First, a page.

You don’t have to look very far to see advertisements for new High rise apartment buildings. They are in newspapers, magazines, on radio and TV. Everywhere it seems there are new apartments for sale. I thought it would be a good idea to look at what’s behind the glossy brochures and ask a simple question from an investors point of view.
Why are they building so many apartments?
All the statistics available point to the fact that there is a looming oversupply of apartments in capital cities. The Banks reaction has been to contain lending levels in these areas by reducing the LVR’s available to specific postcodes.
The upshot to having lower LVR’s is that the investor is forced to use more of their own money to complete the purchase. Given that investing in Property is about using less of your own money, is it reasonable to purchase something that requires more of your own money than other property types? After all, an LVR is really just an indication of how confident the Banks are in a certain postcodes.
Generally, these LVR restrictions are driven by a current, or perceived, surplus of stock. You see, Banks rely on the property being sold quickly in the event of a forced sale to support their liquidity. Too many vacant apartments would impact the turnaround times and tie up money that could be lent out again. Lower LVR’s simply reveal that the Banks are worried about getting their money back in the event they have to sell someone up.
Surely, if the Banks are worried about these properties values, shouldn’t you be too?
For an investor though, if you buy an apartment, the size will be crucial in attracting your tenants. The pool of potential tenants is limited and this is the exact opposite of what a property investor is looking for.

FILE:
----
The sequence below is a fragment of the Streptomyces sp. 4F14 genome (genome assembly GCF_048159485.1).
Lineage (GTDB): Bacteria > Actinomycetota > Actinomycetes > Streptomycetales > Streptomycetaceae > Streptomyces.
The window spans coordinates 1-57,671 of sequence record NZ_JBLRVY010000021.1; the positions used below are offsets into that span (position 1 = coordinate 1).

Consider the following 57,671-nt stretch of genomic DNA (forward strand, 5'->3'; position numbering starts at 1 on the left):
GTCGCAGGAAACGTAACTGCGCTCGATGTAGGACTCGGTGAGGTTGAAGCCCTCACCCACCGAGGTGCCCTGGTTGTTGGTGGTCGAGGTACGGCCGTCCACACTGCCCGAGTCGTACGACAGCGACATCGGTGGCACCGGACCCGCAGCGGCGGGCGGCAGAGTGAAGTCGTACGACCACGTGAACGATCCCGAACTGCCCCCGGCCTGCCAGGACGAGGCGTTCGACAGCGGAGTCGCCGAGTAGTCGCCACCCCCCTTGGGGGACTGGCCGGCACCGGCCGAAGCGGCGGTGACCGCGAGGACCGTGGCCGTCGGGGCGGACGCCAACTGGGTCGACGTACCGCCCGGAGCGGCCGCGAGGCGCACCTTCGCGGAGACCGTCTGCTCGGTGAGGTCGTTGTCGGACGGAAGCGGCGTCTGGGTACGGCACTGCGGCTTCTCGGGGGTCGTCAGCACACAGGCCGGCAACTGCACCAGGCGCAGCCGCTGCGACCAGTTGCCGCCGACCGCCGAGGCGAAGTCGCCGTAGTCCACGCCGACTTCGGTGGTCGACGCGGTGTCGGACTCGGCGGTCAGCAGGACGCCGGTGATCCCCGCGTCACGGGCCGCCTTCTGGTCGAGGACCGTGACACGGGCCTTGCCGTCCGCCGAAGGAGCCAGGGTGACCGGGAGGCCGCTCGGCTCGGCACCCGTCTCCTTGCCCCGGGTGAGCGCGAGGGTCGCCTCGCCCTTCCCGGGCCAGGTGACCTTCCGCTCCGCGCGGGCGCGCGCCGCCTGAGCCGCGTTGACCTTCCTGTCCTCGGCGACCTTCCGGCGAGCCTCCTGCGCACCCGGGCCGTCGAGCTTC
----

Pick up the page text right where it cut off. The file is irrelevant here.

If we are truly honest we should accept that the high-rise apartment is really built only for profit, not to alleviate the housing shortage. Developers are a business after all and their profit is measured by numbers of sales, not whether the product is relevant. The other most obvious reason is that there are no vast tracts of land available in the CBD. Clearly, the only way to fit more in is to go up.
To me, there seems to be a mismatch between what type of housing is urgently needed and what creates the most profit for developers. Most Australians want a House with Land yet the numbers are way behind for this product. We could be cynical and propose that the time it takes to build a house is a lot longer than the time it takes to build the equivalent apartment. The old saying about time equals money might be at play here?
Adding to the dilemma is the fact that building more houses requires more space to fit them into. That’s why suburbs spread out from the continued demand as more and more people move in. There is also no question about demand either as none of the newer suburbs have a high number of unoccupied houses.
For an investor, property selection is always supported by the fundamentals.
Any prospective purchase should be subject to a Value Criteria to confirm an upside. Potential purchases should meet Lenders Criteria and have high LVR capability, not to borrow to that level, but to confirm that the Lenders see the same demographics as we do. Obviously this is not the only fundamental to use but these will give you an idea of how critical it is to investigate in depth.
It’s important to realise that not all suburbs have the same upside and the makeup of the people living there is going to affect the result. Clearly there is going to be more to property selection than the few points I’ve described here and while it’s good to do your research you can also engage a professional to help you.
When it comes down to it, there is really only one way of approaching the Houses versus Apartments issue. While it’s clear that each lender has very similar rules around lending to apartments and lending to houses, from a finance point of view, the answer to which is best leads us to another question altogether.
Whose money would you rather use to build your wealth?